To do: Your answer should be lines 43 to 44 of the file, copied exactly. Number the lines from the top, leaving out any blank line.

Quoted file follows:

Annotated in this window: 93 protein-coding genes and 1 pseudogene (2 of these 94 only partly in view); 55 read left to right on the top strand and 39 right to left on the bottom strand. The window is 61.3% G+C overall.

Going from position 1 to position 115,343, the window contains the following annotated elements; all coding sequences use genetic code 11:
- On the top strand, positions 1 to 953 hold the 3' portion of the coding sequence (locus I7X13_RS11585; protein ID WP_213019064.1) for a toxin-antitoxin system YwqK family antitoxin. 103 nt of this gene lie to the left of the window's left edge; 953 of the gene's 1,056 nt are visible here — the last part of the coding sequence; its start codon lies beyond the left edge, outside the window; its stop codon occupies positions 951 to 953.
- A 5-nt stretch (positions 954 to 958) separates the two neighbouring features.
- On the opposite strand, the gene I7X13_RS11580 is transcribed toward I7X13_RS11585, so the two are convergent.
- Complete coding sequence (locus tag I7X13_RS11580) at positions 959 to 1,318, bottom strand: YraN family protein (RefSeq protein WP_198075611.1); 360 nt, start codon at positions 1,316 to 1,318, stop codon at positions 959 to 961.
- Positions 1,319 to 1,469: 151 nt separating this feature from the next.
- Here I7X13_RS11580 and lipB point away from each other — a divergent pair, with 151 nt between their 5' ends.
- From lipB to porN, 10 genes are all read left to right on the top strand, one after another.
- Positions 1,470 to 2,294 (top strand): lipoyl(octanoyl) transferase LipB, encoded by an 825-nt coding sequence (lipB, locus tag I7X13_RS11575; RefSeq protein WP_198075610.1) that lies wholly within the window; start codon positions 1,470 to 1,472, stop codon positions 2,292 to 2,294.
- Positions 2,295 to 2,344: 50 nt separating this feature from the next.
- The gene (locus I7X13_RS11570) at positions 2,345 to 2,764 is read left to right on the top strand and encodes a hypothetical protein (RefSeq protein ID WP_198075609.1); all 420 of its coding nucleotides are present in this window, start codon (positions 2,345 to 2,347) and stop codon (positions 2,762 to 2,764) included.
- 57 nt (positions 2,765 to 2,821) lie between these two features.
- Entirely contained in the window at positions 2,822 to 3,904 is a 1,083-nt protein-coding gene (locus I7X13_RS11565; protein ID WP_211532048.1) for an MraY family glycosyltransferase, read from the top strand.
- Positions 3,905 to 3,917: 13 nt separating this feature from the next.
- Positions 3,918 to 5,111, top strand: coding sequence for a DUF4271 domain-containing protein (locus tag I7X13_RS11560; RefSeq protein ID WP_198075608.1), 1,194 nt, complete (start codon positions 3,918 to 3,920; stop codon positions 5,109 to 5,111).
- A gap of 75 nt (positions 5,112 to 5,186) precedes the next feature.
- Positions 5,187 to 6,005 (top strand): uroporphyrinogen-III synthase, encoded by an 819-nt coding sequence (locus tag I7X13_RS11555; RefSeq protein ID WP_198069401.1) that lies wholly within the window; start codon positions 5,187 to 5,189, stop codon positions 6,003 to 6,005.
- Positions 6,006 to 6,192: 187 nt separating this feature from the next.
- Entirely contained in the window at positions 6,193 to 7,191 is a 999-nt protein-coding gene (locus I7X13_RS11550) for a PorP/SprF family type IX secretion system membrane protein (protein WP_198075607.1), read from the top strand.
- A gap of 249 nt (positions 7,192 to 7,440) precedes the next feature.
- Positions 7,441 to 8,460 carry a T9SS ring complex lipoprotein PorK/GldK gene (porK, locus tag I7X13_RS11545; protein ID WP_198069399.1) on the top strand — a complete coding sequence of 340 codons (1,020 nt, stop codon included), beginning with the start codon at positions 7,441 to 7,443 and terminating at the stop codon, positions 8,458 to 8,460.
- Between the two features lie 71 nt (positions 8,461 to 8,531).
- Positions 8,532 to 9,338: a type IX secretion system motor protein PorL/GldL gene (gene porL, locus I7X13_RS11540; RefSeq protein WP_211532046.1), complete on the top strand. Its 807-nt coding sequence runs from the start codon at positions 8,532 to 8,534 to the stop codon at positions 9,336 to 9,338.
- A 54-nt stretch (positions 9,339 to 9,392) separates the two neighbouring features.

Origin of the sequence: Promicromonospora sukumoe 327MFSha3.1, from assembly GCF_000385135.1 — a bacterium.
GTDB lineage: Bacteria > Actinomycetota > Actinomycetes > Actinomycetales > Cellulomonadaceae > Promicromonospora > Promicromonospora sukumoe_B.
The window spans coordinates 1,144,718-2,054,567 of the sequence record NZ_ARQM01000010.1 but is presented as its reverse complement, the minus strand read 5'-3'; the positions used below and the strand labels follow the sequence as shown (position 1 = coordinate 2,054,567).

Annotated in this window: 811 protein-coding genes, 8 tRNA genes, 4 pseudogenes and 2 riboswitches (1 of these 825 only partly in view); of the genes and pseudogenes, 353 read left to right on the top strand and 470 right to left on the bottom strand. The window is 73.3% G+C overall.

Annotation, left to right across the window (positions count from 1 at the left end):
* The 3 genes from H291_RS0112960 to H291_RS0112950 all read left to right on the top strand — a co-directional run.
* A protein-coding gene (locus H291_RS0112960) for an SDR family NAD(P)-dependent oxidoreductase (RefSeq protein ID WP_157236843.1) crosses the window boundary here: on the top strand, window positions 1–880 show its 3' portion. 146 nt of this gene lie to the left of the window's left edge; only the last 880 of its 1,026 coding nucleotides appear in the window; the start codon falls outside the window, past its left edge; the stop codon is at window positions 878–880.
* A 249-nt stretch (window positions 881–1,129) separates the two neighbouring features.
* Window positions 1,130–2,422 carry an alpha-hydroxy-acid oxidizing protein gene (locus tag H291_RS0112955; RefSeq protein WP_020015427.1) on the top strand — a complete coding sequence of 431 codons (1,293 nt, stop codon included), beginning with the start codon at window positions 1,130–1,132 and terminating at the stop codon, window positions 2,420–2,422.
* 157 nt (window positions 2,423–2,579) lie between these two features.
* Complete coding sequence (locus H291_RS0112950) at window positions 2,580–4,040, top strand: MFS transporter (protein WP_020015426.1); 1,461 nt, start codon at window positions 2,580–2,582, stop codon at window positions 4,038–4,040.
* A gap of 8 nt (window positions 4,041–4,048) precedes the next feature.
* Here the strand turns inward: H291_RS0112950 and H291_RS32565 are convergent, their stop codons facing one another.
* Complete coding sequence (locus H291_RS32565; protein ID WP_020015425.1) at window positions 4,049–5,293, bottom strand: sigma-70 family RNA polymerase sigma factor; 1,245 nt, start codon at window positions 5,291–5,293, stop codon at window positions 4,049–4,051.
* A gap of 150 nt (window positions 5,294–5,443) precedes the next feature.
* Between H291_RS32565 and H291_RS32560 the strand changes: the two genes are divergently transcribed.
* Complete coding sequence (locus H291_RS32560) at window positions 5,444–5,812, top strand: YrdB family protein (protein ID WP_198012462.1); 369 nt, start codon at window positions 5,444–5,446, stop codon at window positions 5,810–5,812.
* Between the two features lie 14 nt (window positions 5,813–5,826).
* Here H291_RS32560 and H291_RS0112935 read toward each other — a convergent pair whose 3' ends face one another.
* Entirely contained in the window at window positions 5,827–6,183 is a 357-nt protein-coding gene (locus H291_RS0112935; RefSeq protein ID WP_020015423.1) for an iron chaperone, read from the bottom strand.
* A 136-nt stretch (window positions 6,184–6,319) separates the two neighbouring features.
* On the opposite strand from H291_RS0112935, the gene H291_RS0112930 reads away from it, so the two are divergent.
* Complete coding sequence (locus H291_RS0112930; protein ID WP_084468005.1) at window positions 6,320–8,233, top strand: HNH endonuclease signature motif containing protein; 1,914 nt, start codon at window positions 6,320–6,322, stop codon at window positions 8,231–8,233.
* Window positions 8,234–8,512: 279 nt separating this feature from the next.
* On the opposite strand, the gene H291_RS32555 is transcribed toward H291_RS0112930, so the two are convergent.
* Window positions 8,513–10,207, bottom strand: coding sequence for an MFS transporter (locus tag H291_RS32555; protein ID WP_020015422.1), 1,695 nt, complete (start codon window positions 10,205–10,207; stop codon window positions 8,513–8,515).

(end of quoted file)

* Between the two features lie 14 nt (window positions 5,813–5,826).
* Here H291_RS32560 and H291_RS0112935 read toward each other — a convergent pair whose 3' ends face one another.